There are hundreds of blog genres, which is why we can’t make any definitive statements about the future of blogging. There are so many different reasons why someone starts a blog in the first place. If I was to start all over again right now, would I set up a blog? Yes, absolutely. If you’re sharing your work with the world I truly believe you need a home on the internet and a static website just isn’t enough. While all those other social media outlets are “easier” to use — sharing a photo on Instagram takes a lot less effort than writing an 800 word blog post — having a blog as part your website gives you the space to express yourself on your terms.

Many of the posts discussing the possible end of blogging are only viewing it through an entrepreneurial lens — blogging as a hobby is not going anywhere. It’s where I started and in many ways it’s where I’d like to return. Creative expression is its own reward — even if I never ran another course I would continue to share online because I love it. Imagery, words, thoughts, inspirations. It’s the stuff that gets me up in the morning, quite frankly. If I hadn’t started a blog when I did my life after bereavement could have taken a very different path. Starting a blog brought me back to myself. It brought me community when I needed it and possibility when I thought I had none. Blogging will change and social media will evolve, but the community at the heart of it will continue to be the most important part for me.

So if you need me, I’ll be hanging out on Instagram and Facebook. I’ll be sharing my heart in my Love Letters. And every so often, when the muse strikes, I’ll be here, too. Blogging is far from dead for this blogger.

* * * * *

Now over to you — if there is anyone still reading my blog I’d love to know if your online reading habits have been changing. Do you still read blogs? Or are you hanging out on other social media platforms more? Maybe a mix of both? And to my fellow bloggers — are you still feeling the urge to blog? If not, what’s changed that for you? x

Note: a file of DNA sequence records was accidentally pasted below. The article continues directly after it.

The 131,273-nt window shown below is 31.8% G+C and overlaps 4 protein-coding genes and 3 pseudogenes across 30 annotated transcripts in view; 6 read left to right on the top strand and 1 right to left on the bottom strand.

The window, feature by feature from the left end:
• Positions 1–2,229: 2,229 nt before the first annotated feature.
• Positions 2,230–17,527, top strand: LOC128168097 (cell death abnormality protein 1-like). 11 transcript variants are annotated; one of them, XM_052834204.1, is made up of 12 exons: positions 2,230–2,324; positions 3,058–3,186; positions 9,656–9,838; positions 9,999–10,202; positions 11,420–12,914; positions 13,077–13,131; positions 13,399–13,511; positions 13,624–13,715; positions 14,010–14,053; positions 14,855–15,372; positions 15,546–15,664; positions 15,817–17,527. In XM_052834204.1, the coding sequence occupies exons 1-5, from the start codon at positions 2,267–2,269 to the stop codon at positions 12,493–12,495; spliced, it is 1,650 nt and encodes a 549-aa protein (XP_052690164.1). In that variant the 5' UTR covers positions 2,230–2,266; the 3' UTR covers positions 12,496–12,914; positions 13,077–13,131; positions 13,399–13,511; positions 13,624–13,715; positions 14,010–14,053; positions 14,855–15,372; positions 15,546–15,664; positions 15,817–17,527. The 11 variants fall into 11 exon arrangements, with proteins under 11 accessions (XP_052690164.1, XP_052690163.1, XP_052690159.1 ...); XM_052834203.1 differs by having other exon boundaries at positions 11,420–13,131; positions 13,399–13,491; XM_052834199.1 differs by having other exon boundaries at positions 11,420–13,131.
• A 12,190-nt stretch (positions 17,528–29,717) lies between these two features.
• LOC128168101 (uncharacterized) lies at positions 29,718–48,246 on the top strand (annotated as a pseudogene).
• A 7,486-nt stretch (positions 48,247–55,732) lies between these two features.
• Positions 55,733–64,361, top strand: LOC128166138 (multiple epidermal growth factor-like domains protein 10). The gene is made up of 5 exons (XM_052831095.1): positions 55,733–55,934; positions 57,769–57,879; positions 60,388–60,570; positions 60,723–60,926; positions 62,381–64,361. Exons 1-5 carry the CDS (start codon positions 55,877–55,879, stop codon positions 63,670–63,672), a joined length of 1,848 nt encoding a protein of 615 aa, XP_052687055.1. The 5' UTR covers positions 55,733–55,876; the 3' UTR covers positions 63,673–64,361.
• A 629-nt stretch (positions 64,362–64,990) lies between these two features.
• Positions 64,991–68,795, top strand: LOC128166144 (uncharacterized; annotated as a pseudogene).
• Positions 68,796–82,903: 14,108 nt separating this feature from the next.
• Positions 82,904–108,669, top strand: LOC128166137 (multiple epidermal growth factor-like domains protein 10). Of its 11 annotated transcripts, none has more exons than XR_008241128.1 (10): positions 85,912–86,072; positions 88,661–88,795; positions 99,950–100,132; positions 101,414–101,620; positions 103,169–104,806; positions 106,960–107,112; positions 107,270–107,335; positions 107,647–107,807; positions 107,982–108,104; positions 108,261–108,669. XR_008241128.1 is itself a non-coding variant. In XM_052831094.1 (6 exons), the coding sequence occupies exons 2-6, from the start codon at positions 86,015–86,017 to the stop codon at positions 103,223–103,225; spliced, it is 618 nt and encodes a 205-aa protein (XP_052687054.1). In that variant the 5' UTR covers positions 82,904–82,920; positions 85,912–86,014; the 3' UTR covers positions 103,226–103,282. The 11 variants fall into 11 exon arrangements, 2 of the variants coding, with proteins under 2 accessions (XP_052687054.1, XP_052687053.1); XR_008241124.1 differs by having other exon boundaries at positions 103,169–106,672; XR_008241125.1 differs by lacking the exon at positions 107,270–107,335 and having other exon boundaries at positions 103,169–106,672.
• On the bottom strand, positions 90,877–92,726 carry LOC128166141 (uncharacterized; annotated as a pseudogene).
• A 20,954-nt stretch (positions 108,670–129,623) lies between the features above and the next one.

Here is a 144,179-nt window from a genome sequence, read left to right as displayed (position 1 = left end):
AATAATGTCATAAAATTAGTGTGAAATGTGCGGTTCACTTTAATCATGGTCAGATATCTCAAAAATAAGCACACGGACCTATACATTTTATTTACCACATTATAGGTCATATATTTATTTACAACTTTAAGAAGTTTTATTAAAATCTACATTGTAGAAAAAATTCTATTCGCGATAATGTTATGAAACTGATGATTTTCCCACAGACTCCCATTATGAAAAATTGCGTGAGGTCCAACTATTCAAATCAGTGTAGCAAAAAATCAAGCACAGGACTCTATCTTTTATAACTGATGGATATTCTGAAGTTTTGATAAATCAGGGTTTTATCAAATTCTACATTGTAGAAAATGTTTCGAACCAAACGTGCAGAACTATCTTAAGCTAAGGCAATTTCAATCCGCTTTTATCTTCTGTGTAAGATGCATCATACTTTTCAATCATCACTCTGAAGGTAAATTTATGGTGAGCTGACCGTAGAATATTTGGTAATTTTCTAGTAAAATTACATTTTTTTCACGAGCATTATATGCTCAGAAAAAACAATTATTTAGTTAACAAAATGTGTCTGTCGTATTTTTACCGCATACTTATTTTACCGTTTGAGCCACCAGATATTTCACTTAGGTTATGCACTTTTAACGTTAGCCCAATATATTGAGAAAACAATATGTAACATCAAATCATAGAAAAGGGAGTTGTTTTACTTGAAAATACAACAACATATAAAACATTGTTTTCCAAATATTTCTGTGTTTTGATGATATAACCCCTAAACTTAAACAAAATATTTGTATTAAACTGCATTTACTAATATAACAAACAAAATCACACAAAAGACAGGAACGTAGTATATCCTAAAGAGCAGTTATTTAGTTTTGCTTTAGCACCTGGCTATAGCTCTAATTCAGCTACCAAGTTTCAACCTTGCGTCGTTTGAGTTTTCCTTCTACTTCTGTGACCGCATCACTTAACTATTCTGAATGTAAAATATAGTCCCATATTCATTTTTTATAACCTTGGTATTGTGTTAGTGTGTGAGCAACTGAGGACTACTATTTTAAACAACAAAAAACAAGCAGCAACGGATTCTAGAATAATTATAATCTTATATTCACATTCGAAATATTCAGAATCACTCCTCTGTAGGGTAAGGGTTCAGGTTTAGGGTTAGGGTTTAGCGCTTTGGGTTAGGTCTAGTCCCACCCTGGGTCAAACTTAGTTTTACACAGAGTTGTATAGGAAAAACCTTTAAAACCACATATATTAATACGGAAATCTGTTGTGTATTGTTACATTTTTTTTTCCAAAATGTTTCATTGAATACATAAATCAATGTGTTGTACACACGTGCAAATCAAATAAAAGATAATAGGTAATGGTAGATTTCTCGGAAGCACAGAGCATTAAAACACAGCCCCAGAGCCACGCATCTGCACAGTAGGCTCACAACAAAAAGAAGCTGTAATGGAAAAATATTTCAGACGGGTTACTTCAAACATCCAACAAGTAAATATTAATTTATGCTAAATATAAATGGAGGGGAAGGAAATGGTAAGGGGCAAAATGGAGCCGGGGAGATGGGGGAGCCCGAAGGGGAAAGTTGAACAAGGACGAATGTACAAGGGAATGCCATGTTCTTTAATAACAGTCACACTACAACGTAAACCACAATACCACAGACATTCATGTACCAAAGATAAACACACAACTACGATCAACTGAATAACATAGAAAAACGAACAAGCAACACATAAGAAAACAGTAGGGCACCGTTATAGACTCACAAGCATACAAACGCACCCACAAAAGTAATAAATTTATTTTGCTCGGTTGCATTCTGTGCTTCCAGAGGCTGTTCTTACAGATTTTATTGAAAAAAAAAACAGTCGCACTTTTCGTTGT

2015: The year in review

2015: The year in review |


First, the year in stats:

Number of websites created: 1
Number of first dates: 10
Number of second dates: 2
Number of surgeries endured: 1
Number of fibroids removed: 14
Number of weeks spent recuperating: 6+
Number of new courses created: 1
Number of trips abroad: 2
Number of years on the planet: 42
Number of personal realisations: ALL OF THEM

2015 has been a year in three acts: first came the surgery in January and the subsequent months of recovery. Next came my summertime flurry of yoga, dating and website building. And finally the licking of wounds before holing up in the Creation Cave for these final three months. While it’s been far from a fallow year, I feel I’ve been preparing the way for more to come in 2016 and beyond. The new website holds the space for more courses and books, the surgery and yoga cleared out a LOT of stuck energy, and the dating got me back on the horse, a wildly uncontrollable horse I may never tame but at least I’m trying.

I’ve barely blogged this year, preferring to share my heart in my monthly Love Letters, a space that’s felt so much more intimate. I’ll be celebrating ten years of blogging in April and in that time I’ve seen the social media landscape change so much. There are so many more places to stay connected to my peeps — I love Facebook and Instagram particularly — but the honest truth is I’ve missed my blogging mojo. I miss writing and I want to do more of it in 2016. I have an idea for my next book I plan to start fleshing out, and I have things on my heart that I feel ready to share.

I usually pen a more thorough assessment of the year but I’m not feeling the need to do it this year — I want to focus on what’s coming. I honour 2015 for all the lessons it brought me. It’s been a good year, all things considered, a year of preparation.

I am so ready for you, 2016.


2015: The year in review | SusannahConway.com2015: The year in review | SusannahConway.com2015: The year in review |


Favourite books of the year: The Rivers of London | Big Magic | Yes Please

Favourite music of the year: Flor | Lucy Rose | Dustin Tebbutt | Rae Morris | Fickle Friends | Vaults | Kina Grannis

Favourite tech (re)discoveries of the year: Spotify | Audible | Basecamp

Fave moment of the year: finding a certain unicorn card on my doorstep

Fave posts of the year: The myth of perfection | My house of belonging | The real inner circle | How I learned to live in my body | Lessons learned from nine years of blogging | The power of kindness | On opening to love (again) | One hundred words of now

Other years in review: 2014 :: 2013 :: 2012 :: 2011 :: 2010 :: 2009